Daniela Malave will appear as Yasmin Ortiz in our next Fresh Takes Play Reading of Water by the Spoonful on August 16 at 3 pm at No. Six Depot Roastery and Café in West Stockbridge, MA. Daniela is a bilingual Equity actress with extensive experience in theater, tv, film, voice over, commercial and print work who is returning to work with WAM a second time – a part-time Albany resident and graduate of Siena College, she appeared in one of our 24 Hour Berkshire/Capital Region Theatre Projects. We are delighted to welcome her back and to take this opportunity to learn what attracted her to this role in this play.
WAM Theatre: Water by the Spoonful is a 2011 Pulitzer Prize-winning play by Quiara Alegría Hudes, and it is the second part of a trilogy about a young Marine, Elliot Ortiz, coming to terms with his time in Iraq and his father’s and grandfather’s service in Vietnam and Korea. What attracted you to this play and inspired you to audition for our Fresh Takes Reading?
Daniela Malave: I read the description of the play and was intrigued right away. A Iraqi veteran, family boundaries, addiction and redemption. I could tell right away that there would be many layers to explore. I then read Yasmin’s character breakdown “31, Hispanic, Elliot’s cousin and closest confidante. A professor of music, she is empathetic, smart, articulate and level headed. She bears the weight of her family’s struggles on her shoulders.” I immediately identified with her. I also liked that a Latina character was described as successful and intelligent. Unfortunately not that many roles for Latinas are written that way.
WAM: In this play, Elliot is coping with his own life struggles, as well as sharing those of the other members of an internet support group to which he belongs. You play Elliot’s main supporter, his patient, empathetic cousin Yasmin. Tell us about her…
Daniela: Her divorce made her realize what a parallel life she was leading. She describes going to her in-laws for New Year’s Eve and “sit there wishing she could scoop the blood out of her veins like you scoop the seeds out a pumpkin.” She was always torn between being the girl in the hood and an exceptional academic. She has a large amount of guilt for feeling like she was too good and above her family, but finds herself going back to her roots. She’s there for her cousin Elliot no matter what. Although she is there to support him, his company and presence helps distract her from her own heartache. She finds that even with the dysfunction, family is family and that is where she feels she is truly herself.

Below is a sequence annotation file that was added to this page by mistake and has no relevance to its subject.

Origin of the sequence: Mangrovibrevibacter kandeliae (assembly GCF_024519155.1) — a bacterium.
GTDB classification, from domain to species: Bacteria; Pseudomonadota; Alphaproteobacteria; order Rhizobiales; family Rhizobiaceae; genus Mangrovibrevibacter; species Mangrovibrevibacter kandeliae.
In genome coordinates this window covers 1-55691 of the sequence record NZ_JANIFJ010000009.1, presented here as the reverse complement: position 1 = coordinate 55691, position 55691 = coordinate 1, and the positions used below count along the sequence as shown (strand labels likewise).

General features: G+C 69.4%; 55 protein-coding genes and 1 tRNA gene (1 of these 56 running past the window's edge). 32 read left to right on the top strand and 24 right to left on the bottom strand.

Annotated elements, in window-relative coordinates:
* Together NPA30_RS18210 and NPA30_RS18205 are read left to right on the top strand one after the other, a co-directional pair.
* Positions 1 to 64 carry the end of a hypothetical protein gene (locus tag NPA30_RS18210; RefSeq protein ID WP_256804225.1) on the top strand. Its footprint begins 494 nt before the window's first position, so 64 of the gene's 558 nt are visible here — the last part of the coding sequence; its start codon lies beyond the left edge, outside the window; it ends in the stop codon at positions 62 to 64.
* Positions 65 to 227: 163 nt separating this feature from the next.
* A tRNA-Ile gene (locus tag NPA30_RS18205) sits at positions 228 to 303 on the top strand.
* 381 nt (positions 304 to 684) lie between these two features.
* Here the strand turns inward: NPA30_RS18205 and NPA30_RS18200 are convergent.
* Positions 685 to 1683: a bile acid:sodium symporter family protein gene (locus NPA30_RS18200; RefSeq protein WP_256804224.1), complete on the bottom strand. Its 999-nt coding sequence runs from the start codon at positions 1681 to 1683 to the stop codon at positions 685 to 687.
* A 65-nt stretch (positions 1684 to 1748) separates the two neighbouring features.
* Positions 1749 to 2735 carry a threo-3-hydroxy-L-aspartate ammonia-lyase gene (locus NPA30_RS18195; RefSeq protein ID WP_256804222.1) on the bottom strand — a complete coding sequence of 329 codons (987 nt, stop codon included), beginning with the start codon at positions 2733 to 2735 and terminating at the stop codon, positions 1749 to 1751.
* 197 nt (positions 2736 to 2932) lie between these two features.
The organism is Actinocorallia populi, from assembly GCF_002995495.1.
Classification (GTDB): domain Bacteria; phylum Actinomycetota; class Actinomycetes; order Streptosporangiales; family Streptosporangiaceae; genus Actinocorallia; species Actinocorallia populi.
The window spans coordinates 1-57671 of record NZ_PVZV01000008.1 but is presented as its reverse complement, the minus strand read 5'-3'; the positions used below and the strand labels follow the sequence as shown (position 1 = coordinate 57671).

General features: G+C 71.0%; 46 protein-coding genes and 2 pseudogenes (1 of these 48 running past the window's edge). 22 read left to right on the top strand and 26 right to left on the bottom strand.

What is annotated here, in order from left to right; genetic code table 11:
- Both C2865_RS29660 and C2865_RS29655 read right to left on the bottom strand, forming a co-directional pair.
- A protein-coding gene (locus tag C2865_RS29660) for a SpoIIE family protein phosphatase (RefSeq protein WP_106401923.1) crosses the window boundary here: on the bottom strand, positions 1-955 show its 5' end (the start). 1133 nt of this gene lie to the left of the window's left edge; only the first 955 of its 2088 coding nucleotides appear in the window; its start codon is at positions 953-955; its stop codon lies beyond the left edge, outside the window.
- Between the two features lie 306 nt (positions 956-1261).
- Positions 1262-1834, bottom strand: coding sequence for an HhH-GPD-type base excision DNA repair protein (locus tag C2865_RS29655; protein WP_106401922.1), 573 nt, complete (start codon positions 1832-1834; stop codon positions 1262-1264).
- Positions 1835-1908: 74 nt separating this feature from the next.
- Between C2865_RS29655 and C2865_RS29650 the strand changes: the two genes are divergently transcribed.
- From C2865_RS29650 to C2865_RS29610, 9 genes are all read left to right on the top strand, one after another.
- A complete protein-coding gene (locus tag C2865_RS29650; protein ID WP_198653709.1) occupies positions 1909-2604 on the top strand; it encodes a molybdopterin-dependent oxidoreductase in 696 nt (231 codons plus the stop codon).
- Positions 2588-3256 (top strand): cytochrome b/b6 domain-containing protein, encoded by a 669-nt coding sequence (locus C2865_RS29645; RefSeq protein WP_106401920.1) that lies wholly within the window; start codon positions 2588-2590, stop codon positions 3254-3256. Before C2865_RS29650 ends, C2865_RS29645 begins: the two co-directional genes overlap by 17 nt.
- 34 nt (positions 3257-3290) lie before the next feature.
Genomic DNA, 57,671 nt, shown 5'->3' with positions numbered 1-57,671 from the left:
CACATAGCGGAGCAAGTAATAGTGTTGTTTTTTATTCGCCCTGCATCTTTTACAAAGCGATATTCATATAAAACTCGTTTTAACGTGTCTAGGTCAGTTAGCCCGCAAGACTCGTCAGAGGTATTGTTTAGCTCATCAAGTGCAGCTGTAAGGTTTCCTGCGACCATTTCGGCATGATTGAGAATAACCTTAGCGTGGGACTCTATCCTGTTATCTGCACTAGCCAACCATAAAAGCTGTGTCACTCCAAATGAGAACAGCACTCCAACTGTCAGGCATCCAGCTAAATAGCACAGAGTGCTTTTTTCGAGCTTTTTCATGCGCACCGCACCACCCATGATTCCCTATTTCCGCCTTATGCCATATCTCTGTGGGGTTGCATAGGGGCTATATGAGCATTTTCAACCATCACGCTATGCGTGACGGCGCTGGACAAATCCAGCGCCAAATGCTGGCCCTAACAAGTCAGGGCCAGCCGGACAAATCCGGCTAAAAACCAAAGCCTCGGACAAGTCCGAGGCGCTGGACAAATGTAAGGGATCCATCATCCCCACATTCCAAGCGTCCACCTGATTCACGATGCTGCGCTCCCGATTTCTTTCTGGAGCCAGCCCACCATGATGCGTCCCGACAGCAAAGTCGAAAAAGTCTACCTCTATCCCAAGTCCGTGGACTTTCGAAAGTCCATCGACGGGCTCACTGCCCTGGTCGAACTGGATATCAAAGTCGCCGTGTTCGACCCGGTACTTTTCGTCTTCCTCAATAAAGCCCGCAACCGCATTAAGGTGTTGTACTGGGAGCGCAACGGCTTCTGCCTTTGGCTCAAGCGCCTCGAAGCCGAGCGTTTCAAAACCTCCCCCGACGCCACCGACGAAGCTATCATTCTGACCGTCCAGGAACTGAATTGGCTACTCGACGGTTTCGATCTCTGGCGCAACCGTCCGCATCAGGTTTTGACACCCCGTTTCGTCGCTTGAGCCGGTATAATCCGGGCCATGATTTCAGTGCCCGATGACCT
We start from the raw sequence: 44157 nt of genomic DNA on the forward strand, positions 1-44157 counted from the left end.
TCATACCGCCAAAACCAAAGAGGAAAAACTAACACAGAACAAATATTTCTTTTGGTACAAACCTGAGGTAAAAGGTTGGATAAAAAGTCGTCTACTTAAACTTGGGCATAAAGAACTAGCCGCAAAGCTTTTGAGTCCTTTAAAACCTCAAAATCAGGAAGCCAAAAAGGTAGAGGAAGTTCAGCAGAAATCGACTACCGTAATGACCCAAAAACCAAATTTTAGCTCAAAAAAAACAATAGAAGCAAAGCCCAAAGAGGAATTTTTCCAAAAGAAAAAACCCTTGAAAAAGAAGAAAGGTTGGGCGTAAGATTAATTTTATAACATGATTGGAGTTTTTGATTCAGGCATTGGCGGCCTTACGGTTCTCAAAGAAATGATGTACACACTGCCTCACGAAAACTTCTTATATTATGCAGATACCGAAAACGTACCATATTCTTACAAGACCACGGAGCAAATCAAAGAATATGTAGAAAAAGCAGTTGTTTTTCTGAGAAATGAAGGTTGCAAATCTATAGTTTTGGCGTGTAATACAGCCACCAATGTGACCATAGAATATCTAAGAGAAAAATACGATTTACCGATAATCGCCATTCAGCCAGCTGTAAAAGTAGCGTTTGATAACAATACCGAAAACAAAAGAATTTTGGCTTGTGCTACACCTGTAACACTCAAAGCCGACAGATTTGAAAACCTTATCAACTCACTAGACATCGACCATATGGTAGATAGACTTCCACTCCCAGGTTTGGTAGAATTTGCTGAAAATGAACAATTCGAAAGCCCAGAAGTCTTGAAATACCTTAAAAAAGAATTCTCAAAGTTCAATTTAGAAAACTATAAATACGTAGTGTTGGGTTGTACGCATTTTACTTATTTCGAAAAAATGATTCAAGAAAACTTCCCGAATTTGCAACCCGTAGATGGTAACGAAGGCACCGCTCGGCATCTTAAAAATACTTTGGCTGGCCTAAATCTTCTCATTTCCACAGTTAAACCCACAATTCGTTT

WAM: Is Yasmin typical of the roles in which you are usually cast?
Daniela: Comedy and improv are more of my forte. I always get cast as the funny girl, which I love. Lately I’ve been finding myself attracted to characters like Yasmin. There’s something very challenging and gratifying about dissecting characters who are flawed, and going through the emotional turmoil of coming to grips with who they are. Finding ourselves is something that we can all identify with. In the past, the vulnerability that comes with playing a role like Yasmin would really scare me as an actor, but now I find myself gravitating towards more dramatic pieces.
WAM: How do you think Yasmin fits into the overall themes of the play?
Daniela: The overall theme of Water by The Spoonful is that we can find redemption, love, grace, and companionship in unexpected places. In Yasmin’s speech to her class she explains that Coltrane “democratized the notes” and gave “ugliness” a dignified freedom. “Dissonance is still a gateway to resolution.” Amidst the chaos and the messiness in life is where we find our true selves, and there’s a lot of pride in that. She’s a reminder that redemption can begin by being accepting of one’s self. The place she tried so desperately to not be associated with is the place where she found herself again – her cultural roots, her neighborhood, her dysfunctional family. Through these characters’ bleak realities and harsh revelations, they all come to conclusion they can’t go through these things alone, they must seek help. Yasmin is Elliot’s voice of reason and support. There’s no way that he could’ve survived his trauma on his own, without her. She is the only one who does not have an addiction, but tragedy, loss and trauma can happen to anyone.
WAM: Tell us about your career and training.
Daniela: I was a dancer for many years. I really wanted to be a Knick’s City Dancer but found myself with a plethora of injuries. I knew that I wanted to continue in entertainment, so I went back to acting. I acted in middle school and high school but put it on the back burner. It wasn’t till I was cast in Ken Davenport’s, “The Awesome 80’s Prom,” that I knew I found my real calling. Through that show I found my love of improv and comedy. Soon after, I started studying at the Barrow Group with Seth Barrish and Lee Broch. They were the ones that taught me that I was enough, to stop acting and most importantly follow my impulses and instincts.
WAM: This is not the first time you’ve worked with WAM Theatre. What appeals to you about our company?
Daniela: Kristen van Ginhoven’s philosophy for WAM is one that I really respect and admire. Producing theatrical productions where women are at the center and proceeds are donated to organizations that benefit women and young girls. How could you NOT want to be part of WAM?! LOL! Kristen also gave me many wonderful opportunities that validated I was on the right path. I am forever grateful for her for that.